Who would have thunk that Google is building a package delivery company?

    Google Shipping Express Expands to Manhattan (

  3. rd says:

    The best argument yet in support of the carried-interest loophole: Apparently billionaires who got much of their wealth through the carreid interest tax rate, become all philanthropical and donate money to save the Washington Monument. Without the carried interest rate tax rate, the United States could not have afforded to fix it.

  4. DeDude says:

    On the Koch brother story about fighting with their own pet invention of Tea Partiers I don’t think anybody could be surprised. Solar panels on your rooftop is a classic libertarian “independence” (small government) item and obviously in conflict with the Koch’s personal interest. The Koch’s are also in conflict with the “national security” conservatives on this one, since we would be much better off with decentralized energy production where every home and business produce a substantial % of their own energy needs. Interesting thing is that the more these energy companies push against personal solar with solar and gird connection fees (and some of those are legit), the quicker we will develop complete off grid personal systems, allowing people to cut the cord and leave corporate energy out in the dark. If environmental groups phrased solar as “personal energy independence” then they could hook up with Tea Partiers to the benefit of all.

  5. rd says:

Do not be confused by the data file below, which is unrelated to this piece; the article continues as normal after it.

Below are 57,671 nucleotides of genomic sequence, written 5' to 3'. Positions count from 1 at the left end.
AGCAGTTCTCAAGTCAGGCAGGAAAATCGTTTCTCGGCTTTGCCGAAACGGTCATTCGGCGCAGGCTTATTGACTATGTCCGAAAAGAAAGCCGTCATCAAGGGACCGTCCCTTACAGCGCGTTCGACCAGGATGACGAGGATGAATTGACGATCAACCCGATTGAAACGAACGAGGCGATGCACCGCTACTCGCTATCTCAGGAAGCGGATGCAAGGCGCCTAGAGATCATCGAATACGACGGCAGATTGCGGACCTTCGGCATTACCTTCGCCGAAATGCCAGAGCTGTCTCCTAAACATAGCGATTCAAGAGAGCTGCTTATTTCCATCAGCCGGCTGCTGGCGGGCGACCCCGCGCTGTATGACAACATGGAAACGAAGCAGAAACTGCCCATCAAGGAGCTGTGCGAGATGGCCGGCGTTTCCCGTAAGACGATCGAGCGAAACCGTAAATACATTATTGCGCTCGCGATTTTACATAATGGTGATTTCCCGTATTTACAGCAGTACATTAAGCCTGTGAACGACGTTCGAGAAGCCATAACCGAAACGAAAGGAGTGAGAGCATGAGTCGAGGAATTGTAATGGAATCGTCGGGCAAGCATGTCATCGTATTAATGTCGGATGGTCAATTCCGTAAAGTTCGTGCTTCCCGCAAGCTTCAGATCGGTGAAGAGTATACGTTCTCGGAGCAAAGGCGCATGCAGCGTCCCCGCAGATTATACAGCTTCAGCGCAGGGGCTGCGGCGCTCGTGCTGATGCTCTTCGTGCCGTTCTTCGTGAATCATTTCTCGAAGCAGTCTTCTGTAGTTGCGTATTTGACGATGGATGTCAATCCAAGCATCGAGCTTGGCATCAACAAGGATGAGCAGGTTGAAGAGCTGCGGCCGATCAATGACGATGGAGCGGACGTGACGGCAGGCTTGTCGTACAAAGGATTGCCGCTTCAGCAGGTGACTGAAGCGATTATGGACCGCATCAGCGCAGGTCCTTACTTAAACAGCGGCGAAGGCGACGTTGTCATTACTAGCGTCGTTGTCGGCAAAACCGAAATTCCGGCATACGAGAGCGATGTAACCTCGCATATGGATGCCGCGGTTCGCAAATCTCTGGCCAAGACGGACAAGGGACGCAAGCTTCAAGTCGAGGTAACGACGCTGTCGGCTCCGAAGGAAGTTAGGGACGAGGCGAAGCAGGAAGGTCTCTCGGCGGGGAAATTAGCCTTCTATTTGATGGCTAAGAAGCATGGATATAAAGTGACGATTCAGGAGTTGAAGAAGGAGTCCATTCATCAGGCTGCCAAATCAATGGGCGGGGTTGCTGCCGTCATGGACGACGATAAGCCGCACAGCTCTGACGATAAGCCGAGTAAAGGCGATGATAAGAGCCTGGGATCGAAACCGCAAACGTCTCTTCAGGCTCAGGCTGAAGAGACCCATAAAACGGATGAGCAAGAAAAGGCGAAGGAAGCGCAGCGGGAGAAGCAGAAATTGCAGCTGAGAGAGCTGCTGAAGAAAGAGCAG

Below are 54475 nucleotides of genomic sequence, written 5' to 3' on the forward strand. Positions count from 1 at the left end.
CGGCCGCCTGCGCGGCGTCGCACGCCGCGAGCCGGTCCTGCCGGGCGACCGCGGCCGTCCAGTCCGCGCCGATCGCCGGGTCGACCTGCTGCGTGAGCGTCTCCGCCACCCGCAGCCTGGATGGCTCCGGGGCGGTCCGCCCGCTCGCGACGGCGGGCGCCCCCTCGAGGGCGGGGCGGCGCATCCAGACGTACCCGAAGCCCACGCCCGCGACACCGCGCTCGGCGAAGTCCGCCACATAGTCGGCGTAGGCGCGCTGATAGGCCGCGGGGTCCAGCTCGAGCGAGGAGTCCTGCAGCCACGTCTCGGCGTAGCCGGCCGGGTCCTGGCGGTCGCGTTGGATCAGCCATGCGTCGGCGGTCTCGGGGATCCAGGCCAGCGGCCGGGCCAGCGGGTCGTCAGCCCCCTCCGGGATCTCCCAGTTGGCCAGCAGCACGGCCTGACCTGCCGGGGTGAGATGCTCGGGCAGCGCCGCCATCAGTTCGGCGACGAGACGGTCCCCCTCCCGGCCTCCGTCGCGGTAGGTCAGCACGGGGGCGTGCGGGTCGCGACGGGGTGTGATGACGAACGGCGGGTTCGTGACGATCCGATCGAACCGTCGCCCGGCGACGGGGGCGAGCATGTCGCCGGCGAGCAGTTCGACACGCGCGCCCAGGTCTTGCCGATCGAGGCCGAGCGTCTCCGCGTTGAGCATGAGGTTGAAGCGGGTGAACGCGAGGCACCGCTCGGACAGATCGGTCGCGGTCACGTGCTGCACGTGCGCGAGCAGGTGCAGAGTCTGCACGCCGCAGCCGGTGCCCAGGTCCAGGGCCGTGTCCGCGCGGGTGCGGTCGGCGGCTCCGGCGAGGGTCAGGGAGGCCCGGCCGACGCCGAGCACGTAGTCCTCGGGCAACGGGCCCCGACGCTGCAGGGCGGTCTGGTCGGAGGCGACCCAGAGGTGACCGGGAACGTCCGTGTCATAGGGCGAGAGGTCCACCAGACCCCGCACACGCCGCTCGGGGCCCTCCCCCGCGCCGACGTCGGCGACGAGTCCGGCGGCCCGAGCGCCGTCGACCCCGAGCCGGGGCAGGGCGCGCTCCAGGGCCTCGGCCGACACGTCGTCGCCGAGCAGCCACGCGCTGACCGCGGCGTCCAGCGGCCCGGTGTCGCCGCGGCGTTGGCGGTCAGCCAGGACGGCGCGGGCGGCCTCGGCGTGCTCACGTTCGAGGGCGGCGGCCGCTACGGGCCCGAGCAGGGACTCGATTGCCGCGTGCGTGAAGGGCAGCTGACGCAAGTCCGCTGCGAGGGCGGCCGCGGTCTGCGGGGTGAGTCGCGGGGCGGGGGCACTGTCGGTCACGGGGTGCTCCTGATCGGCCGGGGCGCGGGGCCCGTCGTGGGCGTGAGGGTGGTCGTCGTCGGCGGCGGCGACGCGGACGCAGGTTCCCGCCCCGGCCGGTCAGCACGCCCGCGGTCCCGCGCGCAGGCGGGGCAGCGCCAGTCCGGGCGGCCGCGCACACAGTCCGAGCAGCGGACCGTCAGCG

Interesting headline here: “Why Millenials are Hurting the Real Estate Recovery?”

    I would put this headline up there with “Why are Deer Ribcages Damaging Bullets?”

    The message is clear. Millenials are Un-American and are refusing to do their duty to maintain the economy in the style to which it has become accustomed. The unwillingness to take on even more debt on top of their student loans is unconscionable. Agter all, everybody knows that buying homes is the essential step to wealth – just because their parents lost their house to foreclosure is no reason why they should not step up and do their duty.

    • willid3 says:

      yep nothing to see here move on. its not like there was a major change in how their world looked to them is it? i mean after all entry level jobs are now extremely plentiful and they have been able to pay off those student loans early right? and of course the average house hold income has been sky rocketing in the last year right?

      so why are they just sitting on all that money now?

  6. willid3 says:

    is all of these prioritization mantra thing driven by private greed and political cowardice? and here i thought we were a much richer much bigger country than we were back in the 1950s when they started work on the interstates.

  7. Jojo says:

    Too funny. This is like the old Spy vs. Spy cartoon from Mad magazine…
    Glenn Greenwald: how the NSA tampers with US-made internet routers

    The NSA has been covertly implanting interception tools in US servers heading overseas – even though the US government has warned against using Chinese technology for the same reasons, says Glenn Greenwald, in an extract from his new book about the Snowden affair, No Place to Hide

    The Guardian, Monday 12 May 2014

    For years, the US government loudly warned the world that Chinese routers and other internet devices pose a “threat” because they are built with backdoor surveillance functionality that gives the Chinese government the ability to spy on anyone using them. Yet what the NSA’s documents show is that Americans have been engaged in precisely the activity that the US accused the Chinese of doing.

  8. willid3 says:

    why was the housing crash worse than than the tech one?


  9. willid3 says:

    we would never see this in the US now would we?

    executives giving back bonuses when the business is struggling

    also of note

    it totals for about 40 executives $9.8 million dollars. and its about 30-35% of their total pay

    now why is it we have to pay our executives so much again?

    seems like the cost of living is higher in Japan than in the US